Networks of non-violent activists are also developing to continue and escalate the protest. On October 10, GN Board member Helen John and Sylvia Boyes were found guilty of criminal trespass after a trial that took over a year to be completed. They had entered Menwith Hill spy base on April 1, 2006, the day that new anti-terrorist laws came into force which criminalised trespass at designated nuclear and intelligence sites across Britain. They became a ‘test case’ under this widely criticised law and received suspended sentences and nominal fines from the judge who claimed to support their right to protest but failed to agree that the role and function of the base is reason to challenge whether or not the law was made ‘in good faith’ i.e.; in the interests of the people rather than the U.S. administration. Helen is lodging an appeal.

While Bruce was here in September he engaged in a week long tour of the UK, speaking at meetings and demonstrations in England and Wales, meeting the base commander at Fylingdales and participating in a ‘Keep Space for Peace’ blockade at the Faslane naval base in Scotland, home to the British nuclear Trident submarine fleet (his report on this very successful visit is on the GN website). This helped to emphasise the link between Trident and missile defence—as components of a nuclear first strike nuclear system. He and Dave were arrested for blocking the base entrance and kept in jail overnight but released the next morning. The blockade was actually part of Faslane 365 — a fantastically imaginative campaigning initiative in Britain that has inspired hundreds of new activists. In Yorkshire alone, we now have campaigners who have been radicalised by the Trident replacement debate and actions at Faslane and are making the links between the U.S. global military agenda, Star Wars and the militarization of space and Britain’s support role.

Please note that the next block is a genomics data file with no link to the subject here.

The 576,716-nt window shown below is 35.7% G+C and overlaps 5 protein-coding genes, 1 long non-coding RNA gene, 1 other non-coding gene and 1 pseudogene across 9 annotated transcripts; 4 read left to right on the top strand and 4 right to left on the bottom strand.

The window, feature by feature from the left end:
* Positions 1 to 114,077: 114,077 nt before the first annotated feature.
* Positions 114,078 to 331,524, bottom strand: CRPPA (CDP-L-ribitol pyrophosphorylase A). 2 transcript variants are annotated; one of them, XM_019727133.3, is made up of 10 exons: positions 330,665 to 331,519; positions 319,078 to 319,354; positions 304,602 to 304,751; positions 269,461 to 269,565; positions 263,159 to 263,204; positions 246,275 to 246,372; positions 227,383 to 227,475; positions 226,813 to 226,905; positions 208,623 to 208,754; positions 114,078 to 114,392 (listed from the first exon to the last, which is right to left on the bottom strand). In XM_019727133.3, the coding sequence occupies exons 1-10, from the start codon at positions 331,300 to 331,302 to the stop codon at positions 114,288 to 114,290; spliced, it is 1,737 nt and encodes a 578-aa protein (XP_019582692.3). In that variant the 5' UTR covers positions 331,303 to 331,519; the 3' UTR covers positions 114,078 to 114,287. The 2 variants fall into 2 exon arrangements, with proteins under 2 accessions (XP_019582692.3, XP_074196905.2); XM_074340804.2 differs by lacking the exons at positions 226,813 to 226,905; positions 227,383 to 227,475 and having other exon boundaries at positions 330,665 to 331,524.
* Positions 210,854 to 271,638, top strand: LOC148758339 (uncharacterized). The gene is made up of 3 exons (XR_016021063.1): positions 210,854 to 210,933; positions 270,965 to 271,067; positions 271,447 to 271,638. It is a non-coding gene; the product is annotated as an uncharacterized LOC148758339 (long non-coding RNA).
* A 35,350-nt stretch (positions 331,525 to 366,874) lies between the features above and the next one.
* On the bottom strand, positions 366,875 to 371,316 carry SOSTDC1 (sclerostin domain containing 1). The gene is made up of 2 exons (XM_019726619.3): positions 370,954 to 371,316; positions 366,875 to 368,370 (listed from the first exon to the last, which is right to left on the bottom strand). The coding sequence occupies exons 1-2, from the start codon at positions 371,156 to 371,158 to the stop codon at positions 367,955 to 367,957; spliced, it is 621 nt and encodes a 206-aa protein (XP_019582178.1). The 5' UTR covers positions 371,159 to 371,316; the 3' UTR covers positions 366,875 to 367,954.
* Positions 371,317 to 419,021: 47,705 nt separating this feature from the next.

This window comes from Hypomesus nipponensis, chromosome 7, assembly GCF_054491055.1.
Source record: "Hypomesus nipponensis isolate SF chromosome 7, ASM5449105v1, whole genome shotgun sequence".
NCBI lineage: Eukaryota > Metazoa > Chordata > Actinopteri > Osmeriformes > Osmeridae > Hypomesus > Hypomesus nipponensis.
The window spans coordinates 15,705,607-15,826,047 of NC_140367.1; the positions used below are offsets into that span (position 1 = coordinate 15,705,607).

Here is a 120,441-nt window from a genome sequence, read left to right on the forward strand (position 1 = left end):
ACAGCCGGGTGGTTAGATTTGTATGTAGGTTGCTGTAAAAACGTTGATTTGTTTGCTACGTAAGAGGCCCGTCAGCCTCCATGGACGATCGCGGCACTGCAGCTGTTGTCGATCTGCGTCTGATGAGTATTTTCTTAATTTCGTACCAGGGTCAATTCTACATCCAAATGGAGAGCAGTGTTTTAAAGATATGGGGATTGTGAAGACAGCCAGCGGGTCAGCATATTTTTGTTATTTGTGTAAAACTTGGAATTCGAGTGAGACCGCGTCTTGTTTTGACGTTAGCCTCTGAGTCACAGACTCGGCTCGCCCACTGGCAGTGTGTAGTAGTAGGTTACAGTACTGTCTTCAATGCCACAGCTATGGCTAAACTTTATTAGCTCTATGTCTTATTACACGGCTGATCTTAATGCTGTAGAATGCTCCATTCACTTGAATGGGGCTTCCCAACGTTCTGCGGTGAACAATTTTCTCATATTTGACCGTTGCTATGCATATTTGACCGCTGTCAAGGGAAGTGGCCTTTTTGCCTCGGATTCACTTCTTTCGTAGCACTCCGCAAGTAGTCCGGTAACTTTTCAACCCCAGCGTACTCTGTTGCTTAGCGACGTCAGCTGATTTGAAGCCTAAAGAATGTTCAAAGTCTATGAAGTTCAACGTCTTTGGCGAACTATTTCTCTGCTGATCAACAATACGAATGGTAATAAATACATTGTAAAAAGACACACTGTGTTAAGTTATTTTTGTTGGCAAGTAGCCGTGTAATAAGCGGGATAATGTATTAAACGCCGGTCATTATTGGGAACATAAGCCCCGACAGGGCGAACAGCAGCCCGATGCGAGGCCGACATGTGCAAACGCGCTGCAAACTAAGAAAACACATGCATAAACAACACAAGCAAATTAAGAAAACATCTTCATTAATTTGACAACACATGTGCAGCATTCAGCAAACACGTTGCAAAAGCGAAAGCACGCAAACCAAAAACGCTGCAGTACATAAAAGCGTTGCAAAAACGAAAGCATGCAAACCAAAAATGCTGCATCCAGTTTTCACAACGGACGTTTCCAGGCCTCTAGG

Keep Space for Peace week in Yorkshire was marked with an early morning protest at the Fylingdales radar station on the north Yorkshire moors. Surprising the Ministry of Defence Police, we stood at the entrance to the base with banners and flags, greeting all the staff entering the base. Lindis Percy, active GN advisory board member, organised the Campaign for the Accountability of American Bases (CAAB) demonstration at Menwith Hill, which was on the same day as CND annual conference in London. Keep Space for Peace week was not forgotten there as a well-attended workshop examined the current situation on Missile Defence in Europe with an inspiring young speaker from the Czech Republic.

Recent suggestions are that Gordon Brown may be distancing himself from the George W. Bush administration, while other European leaders may be ready to take Tony Blair’s place. There are mixed messages coming from the Brown camp and in reality not much has changed. Tensions over Iran are increasing, and while Bush can rely on increased support from Merkel (Germany) and Sarkozy (France), this does not appear to give Brown the space to withdraw from any proposed attack. In his first foreign policy speech given just recently, the Prime Minister said that “Iran should be in no doubt about the seriousness of our purpose” and supported further sanctions. However, the Draft Constitutional Reform Bill included in the Queen’s Speech (which outlines the Government’s legislative programme for the coming year) potentially gives Parliament (rather than the Prime Minister) the final say on going to war. But there are no signs that there will be any clear policy reversals on Trident replacement or the continued support for U.S. Missile Defence.

One thing is for sure though—we’ll be wherever we need to be to challenge and confront the dangerous new laws and strategies being implemented to build the empire with threats of war and murder. Missile defence and the militarization of space are among the tools of the empire builders and must be converted to ploughshares as soon as possible.

Dave Webb and Sarah Cartin
Yorkshire Campaign for Nuclear Disarmament


This year marks the 50th anniversary of the space age, launched with Sputnik on October 4, 1957. It also marks the 40th anniversary of the UN Outer Space Treaty (October 10, 1967), which seeks to ensure the peaceful uses of space for the benefit of all humankind.

While large segments of humanity have enjoyed benefits from peaceful uses of space, millions in Iraq, Afghanistan, Lebanon and the Balkans have already experienced death and destruction from its military uses. Now increasingly aggressive U.S. space militarization threatens both the Outer Space treaty and the entire framework of disarmament treaties and international law: indeed the very foundation of the United Nations itself.